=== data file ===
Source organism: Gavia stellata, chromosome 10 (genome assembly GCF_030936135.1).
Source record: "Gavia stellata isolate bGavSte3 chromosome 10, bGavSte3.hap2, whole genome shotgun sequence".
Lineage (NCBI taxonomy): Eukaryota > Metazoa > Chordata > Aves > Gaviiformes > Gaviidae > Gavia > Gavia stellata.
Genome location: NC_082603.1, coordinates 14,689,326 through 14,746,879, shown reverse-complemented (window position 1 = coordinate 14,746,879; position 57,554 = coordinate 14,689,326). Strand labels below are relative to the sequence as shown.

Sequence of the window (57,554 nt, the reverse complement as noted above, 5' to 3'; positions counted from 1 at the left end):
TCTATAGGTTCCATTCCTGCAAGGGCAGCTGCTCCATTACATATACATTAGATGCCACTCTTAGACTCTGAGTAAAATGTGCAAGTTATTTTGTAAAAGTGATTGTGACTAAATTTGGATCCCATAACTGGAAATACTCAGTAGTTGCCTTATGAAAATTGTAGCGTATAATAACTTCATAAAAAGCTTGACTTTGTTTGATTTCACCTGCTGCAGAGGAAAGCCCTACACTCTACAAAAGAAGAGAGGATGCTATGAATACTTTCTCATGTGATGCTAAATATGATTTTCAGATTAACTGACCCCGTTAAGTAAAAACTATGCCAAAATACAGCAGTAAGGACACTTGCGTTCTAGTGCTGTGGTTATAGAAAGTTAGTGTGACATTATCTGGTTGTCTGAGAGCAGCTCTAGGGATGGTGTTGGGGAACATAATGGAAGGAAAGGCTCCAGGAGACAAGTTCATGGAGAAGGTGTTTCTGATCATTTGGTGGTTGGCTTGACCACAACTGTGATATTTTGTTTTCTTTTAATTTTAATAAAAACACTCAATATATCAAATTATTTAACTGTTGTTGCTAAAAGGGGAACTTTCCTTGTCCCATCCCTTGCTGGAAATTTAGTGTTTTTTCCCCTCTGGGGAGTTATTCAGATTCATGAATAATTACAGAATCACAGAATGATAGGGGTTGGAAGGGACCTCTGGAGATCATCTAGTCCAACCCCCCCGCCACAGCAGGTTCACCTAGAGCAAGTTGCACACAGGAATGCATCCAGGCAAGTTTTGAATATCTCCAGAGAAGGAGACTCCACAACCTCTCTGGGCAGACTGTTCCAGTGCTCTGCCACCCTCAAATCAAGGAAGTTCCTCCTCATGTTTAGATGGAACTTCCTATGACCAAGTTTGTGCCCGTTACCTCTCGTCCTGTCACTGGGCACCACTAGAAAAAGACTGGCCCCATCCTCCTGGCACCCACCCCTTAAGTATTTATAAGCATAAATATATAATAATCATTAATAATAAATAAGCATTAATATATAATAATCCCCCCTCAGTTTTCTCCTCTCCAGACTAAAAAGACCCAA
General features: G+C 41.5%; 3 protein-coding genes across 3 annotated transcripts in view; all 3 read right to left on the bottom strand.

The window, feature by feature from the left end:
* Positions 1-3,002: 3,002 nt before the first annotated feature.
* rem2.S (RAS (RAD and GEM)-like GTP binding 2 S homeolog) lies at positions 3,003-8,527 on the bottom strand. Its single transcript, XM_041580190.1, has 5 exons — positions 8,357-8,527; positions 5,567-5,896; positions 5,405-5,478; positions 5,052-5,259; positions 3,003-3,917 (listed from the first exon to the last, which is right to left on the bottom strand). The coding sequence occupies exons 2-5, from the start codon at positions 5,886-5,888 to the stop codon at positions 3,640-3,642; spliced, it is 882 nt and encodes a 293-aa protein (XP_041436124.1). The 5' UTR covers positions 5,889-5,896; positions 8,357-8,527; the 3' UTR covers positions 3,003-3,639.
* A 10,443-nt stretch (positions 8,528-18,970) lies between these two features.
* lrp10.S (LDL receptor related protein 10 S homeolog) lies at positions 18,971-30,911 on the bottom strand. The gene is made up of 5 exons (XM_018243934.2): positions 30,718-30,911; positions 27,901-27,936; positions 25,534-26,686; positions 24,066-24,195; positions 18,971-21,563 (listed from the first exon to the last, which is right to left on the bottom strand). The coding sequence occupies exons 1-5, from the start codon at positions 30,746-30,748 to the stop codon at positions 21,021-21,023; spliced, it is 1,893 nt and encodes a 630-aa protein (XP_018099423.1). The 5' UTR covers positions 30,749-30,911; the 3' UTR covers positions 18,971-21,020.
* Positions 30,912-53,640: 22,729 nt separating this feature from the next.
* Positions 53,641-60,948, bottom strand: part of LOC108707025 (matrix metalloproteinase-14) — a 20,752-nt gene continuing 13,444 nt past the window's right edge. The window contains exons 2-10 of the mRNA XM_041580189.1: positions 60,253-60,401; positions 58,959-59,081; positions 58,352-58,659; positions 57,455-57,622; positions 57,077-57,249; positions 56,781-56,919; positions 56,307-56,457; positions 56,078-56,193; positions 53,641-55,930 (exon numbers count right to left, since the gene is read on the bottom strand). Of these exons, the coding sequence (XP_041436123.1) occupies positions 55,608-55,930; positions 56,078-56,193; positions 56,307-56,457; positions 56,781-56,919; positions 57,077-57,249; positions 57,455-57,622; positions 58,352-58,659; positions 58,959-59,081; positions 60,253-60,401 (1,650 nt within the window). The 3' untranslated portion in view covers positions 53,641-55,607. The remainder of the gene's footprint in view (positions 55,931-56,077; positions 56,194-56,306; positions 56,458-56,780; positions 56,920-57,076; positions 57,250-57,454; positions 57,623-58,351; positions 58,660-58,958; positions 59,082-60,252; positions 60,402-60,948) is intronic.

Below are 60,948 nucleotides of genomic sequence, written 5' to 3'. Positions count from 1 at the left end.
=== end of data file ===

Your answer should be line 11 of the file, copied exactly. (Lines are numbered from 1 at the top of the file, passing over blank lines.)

* A 10,443-nt stretch (positions 8,528-18,970) lies between these two features.